First, anytime you hear the word chemo, you know you are in for a bumpy ride. Nausea, weakness, hair loss, poison. Yep, thats right, poison. More times than I care to even remember, people in the past year have referred to cytoxan as poison. I know it is poison, but I didn’t really want to hear that word while have it was pouring into my body.  Its kinda like having the sad eyes of a cow looking through the restaurant window at you while you’re eating prime rib. You know what it is, but your mind rationalizes it, making it acceptable to eat cow.

That is what I needed to do. Understanding some of the possible side effects was pretty easy. I knew others who have gone through chemo, seen it before. I needed to wrap my mind around it. Also, and this is a biggie, I was not dying, I do not have a deadly disease. This works for and against chemo for ms.

Firstly, because I have ms I got a smaller dose than a cancer patient does. Great, hooray, less poison! Yet, when you are in the throes of being sick from cytoxan, your heart says, “hey is this worth it, I mean we’re not dying here.”  My brain responded with “oh yes, it is so worth it to feel better, and have a huge quality of life boost. Think of your son and hubby.”  If steroids made me feel better for a very short period of time, than why not try something that could make you feel better for a much longer period of time.

So, now it was a choice I was willing to make. Yes, I could be very sick for a few weeks every month for a year, but have a big payoff in the end. Isn’t that what we teach our kids. Work hard now and you’ll see a payoff in the end. Nothing just comes your way, you must work for it. And really isn’t that the joy of life-the journey. I mean we all, WE ALL, sacrifice and suffer in hopes of a payout.  You can insert anything in place of cytoxan and get the same result. Being a woman, I went through nine months of pregnancy then labor and delivery to have a child. Was the sacrifice worth it? ABSOLUTELY!

Keeping a positive outlook was also important for me. My hubby and I spoke those few days before my first dose. He told me not think of the cytoxan as poison, but as good medicine like it is. I did that. We also had a vision going in each treatment and throughout the year of us hiking a mountain. Actually, no, the mountain was not a metaphor of trying to get through the year, but I guess in retrospect that works too. It was what I loved to do. My son and I and sometimes hubby would hike up some of the local mountains. I love the outdoors, love hiking.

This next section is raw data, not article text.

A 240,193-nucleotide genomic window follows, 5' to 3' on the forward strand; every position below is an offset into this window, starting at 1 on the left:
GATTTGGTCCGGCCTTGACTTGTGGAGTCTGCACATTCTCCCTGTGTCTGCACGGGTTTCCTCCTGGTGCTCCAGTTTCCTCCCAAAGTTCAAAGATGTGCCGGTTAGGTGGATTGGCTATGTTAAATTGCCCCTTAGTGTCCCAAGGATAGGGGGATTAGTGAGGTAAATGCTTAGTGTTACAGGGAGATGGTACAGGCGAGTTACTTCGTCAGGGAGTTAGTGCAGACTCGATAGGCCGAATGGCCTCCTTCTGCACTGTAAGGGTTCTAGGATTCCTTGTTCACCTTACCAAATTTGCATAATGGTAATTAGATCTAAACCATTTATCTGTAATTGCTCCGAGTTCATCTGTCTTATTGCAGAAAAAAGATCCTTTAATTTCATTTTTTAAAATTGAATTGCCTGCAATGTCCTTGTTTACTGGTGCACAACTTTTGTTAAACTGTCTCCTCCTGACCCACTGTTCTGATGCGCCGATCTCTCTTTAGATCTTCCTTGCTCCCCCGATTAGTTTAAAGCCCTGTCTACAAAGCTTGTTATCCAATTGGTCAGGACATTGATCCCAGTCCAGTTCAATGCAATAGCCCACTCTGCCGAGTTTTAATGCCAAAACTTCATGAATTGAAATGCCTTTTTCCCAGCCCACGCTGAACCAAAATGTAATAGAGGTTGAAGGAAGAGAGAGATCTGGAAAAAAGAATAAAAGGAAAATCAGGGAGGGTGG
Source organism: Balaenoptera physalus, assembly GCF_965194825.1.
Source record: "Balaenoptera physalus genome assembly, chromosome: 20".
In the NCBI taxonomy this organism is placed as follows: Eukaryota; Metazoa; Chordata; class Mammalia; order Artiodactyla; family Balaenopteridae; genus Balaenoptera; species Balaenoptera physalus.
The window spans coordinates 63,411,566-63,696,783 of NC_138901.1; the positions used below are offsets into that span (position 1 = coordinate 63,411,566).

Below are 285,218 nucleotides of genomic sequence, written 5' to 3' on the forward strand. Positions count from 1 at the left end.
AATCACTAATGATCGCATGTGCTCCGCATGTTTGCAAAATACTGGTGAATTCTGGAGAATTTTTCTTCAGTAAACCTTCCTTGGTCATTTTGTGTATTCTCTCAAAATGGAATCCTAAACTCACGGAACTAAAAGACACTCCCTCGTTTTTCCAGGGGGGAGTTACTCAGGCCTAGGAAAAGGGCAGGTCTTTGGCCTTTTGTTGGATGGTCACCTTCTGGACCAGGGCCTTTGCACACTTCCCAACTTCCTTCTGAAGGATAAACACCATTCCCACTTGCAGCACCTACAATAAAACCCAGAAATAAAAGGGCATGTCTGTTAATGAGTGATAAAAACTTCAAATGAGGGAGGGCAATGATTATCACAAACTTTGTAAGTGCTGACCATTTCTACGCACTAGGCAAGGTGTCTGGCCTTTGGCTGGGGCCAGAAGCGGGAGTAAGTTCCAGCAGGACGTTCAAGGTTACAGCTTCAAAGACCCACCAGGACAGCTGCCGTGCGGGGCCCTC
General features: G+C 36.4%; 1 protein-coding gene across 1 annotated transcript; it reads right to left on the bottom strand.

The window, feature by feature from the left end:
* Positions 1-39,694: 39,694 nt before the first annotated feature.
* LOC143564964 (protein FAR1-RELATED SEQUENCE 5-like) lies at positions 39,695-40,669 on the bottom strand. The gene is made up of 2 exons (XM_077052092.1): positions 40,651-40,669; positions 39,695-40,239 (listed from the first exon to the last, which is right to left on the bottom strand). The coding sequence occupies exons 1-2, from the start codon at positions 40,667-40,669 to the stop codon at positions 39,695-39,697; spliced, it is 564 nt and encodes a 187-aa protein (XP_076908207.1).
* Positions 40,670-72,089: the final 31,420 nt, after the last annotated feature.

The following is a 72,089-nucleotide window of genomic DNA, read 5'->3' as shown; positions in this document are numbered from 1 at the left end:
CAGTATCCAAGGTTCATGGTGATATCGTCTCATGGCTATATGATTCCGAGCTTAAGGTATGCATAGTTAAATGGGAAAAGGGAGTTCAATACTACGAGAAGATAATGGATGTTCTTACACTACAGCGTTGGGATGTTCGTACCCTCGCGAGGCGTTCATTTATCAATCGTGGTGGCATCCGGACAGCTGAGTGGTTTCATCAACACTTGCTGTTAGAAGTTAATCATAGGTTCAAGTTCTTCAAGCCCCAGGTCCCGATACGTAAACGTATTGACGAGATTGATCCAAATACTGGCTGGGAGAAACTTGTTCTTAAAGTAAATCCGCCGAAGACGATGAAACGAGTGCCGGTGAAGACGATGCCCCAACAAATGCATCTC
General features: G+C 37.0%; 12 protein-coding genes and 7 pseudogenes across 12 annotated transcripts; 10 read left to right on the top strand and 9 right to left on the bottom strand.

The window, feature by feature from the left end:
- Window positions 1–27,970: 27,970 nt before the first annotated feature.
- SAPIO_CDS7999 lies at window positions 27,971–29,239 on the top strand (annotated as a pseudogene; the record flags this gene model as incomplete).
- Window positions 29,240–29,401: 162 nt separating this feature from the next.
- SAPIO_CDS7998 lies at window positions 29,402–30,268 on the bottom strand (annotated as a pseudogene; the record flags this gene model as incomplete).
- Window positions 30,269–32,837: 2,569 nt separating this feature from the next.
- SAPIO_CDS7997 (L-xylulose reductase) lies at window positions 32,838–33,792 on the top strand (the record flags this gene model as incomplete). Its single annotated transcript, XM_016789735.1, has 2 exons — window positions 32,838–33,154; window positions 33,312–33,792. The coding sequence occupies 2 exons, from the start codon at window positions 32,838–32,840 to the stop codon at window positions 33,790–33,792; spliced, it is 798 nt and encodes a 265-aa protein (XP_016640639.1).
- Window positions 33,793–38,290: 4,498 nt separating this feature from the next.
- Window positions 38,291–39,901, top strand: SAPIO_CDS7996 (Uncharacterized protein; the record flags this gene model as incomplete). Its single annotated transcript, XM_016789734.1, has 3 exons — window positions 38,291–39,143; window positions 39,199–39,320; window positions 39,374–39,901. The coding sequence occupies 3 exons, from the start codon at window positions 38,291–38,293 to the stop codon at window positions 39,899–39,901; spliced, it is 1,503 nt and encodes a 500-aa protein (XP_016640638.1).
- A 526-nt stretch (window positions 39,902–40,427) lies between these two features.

So this is what got me through the the year. Or rather a few months shy of a year as I also needed the baclofen pump. I learned to accept where I am. By that I mean I stopped thinking that I shouldn’t be doing this, I shouldn’t have ms, this wasn’t in my plans, etc. Instead, I thought okay, I’m here doing cytoxan right now, that is it. When I began thinking like that, I realized life is pretty good. Seems wierd, but it is the ‘thinking too much about it’ that creates problems. We ourselves put labels or beliefs or conditions on things that make us look at our situation as good or bad. Really it is just where we find ourselves at that moment, nothing more.

CellCept

July 12, 2008

Currently, I am migrating from Cytoxan-chemo-to CellCept. Yes, cellcept is usually used for transplant patients, but it is an immunosuppressant; therefore, helpful in multiple sclerosis. I am taking cellcept as maintenance therapy following my course of chemo.

Usually you start at 250mg (one pill) and after months, yes months this is not an exaggeration, you end at 2000mg. This means eight, EIGHT,8 pills a day. Of course, that is in addition to the multitude of other symptom meds you already take.  

But it works. Yep, thats right it works. For how long, I don’t know but I’ll take it. And I’m happy to have something that works. Even though it means even more blood work. After all the Cytoxan infusions, mere blood work is a joy to undergo.

I am only on the first pill. I increased to two pills a day, but my white blood cells plummeted so I had to drop back to one pill a day. Looks like this could take awhile.  

Having ms, atypical ms, primary progress ms is like waltzing or a good polish polka.  You take a few steps forward, spin, a few backwards but never end up where you begin.  If it is done right it is fun.  Not that ms is fun, but life is really what you make it.  There are no guarantees.  You happiness is all about being in the moment, moment by moment.  With that in mind, no matter where you are, or what you are going through, life can be good.